This parent’s guide is ideal for those who are just learning what AAC technologies are and how they can help children better express themselves.
What is AAC?
AAC is any means of communication other than spoken words. It could be a gesture, such as a thumbs up from across the room, or a wave hello. No-tech and low-tech AAC includes written words, sign language and even drawings. High-tech AAC—which we’ll focus on for this article—includes anything that is technology based, such as a computer or tablet with an app that can provide a speech output.
These devices are also known as speech generating devices, or SGD. That’s just a fancy way of saying “it talks for you.” For example, Elizabeth Bonkers, a non-verbal college graduate, recently gave a commencement speech using such a device. You can watch her speech here.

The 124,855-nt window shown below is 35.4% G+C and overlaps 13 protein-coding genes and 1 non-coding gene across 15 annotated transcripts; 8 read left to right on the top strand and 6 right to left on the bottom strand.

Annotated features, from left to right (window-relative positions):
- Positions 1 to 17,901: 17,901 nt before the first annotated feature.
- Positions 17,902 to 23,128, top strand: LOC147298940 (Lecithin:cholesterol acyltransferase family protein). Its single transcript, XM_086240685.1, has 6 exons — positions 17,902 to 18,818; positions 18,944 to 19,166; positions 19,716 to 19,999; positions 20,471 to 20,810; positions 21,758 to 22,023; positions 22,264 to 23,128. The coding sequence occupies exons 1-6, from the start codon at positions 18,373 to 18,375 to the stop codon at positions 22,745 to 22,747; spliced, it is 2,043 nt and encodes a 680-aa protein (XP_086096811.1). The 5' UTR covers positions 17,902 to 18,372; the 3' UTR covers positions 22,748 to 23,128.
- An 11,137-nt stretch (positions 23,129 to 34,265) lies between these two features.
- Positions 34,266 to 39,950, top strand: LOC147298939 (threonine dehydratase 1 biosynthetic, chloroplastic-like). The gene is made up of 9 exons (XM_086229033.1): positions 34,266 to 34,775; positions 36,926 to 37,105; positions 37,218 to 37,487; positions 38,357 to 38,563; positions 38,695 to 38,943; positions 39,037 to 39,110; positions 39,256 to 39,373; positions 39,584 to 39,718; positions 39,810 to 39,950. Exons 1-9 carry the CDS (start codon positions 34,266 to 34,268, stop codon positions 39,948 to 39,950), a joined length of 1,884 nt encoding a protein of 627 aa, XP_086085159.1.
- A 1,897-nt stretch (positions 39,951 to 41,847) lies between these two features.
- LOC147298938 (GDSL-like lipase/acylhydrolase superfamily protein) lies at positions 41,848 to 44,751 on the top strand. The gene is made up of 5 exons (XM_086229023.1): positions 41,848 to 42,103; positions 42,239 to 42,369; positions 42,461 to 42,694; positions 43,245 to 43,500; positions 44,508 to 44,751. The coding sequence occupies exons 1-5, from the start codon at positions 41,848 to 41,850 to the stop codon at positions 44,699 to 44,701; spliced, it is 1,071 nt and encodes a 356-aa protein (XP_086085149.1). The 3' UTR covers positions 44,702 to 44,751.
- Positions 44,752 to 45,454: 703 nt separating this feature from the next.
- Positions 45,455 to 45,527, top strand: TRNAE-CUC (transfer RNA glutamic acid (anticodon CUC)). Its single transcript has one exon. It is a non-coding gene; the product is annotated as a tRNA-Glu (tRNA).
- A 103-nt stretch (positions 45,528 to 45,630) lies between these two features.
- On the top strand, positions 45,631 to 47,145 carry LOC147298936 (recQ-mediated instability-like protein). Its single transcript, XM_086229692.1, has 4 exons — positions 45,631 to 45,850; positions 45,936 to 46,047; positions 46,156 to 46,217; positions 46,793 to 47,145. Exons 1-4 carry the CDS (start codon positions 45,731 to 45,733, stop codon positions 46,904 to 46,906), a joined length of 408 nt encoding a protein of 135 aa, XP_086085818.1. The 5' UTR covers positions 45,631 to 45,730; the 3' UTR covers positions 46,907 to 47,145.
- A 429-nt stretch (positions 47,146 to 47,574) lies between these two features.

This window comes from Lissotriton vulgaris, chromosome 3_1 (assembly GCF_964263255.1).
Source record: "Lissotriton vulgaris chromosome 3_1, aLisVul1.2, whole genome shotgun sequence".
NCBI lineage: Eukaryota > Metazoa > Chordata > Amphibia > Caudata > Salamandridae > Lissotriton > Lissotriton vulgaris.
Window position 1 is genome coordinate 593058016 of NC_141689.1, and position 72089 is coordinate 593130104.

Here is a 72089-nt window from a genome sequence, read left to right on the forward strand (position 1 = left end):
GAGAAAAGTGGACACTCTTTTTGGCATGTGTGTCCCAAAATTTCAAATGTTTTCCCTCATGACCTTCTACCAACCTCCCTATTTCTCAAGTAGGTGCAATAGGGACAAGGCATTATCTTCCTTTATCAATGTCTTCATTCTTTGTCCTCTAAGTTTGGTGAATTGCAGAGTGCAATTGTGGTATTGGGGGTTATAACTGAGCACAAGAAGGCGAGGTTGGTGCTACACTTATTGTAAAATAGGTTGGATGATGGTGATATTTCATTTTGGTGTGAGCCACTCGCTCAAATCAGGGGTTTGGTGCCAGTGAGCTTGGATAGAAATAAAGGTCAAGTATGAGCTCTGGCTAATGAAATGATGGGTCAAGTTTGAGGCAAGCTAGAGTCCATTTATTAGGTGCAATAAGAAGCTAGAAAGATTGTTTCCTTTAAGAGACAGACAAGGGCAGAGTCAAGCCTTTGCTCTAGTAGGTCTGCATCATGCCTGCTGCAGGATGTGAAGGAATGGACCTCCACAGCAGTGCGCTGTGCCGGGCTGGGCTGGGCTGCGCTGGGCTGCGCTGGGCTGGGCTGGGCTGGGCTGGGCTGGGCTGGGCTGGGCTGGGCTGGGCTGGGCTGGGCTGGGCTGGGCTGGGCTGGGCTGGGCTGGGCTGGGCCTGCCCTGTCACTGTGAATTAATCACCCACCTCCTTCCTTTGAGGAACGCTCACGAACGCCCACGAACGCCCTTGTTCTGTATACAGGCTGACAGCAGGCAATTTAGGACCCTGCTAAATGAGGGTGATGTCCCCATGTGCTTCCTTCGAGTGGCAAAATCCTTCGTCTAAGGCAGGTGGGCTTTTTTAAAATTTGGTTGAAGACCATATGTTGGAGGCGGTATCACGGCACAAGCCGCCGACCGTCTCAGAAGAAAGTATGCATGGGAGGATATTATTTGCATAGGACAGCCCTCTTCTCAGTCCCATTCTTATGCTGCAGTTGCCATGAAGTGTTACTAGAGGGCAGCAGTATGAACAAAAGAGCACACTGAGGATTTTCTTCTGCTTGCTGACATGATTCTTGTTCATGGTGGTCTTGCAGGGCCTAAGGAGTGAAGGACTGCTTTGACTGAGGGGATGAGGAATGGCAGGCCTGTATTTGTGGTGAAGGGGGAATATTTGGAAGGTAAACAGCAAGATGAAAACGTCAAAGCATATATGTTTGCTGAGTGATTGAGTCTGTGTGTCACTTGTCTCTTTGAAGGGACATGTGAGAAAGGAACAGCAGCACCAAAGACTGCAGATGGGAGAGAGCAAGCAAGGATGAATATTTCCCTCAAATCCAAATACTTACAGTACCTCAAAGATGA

AAC can be used by a variety of kids with a range of abilities. With the advent of AAC applications for smartphones and tablets, they’re more widely available than ever. Most of these new apps are highly customizable so that each child’s needs are met on an individualized basis.
How high-tech AAC helps kids communicate
Long before tablets and apps, AAC devices were paper pages bound in three-ring binders, or they were the size of small computers. Usability was limited to pointing to images or pushing buttons with images, and if there was a voice output, it was mechanical and robotic sounding by modern standards.
Today the technology has gone high-tech. There are AAC apps for tablets and smartphones, and there are standalone devices designed specifically for AAC and preloaded with communication software.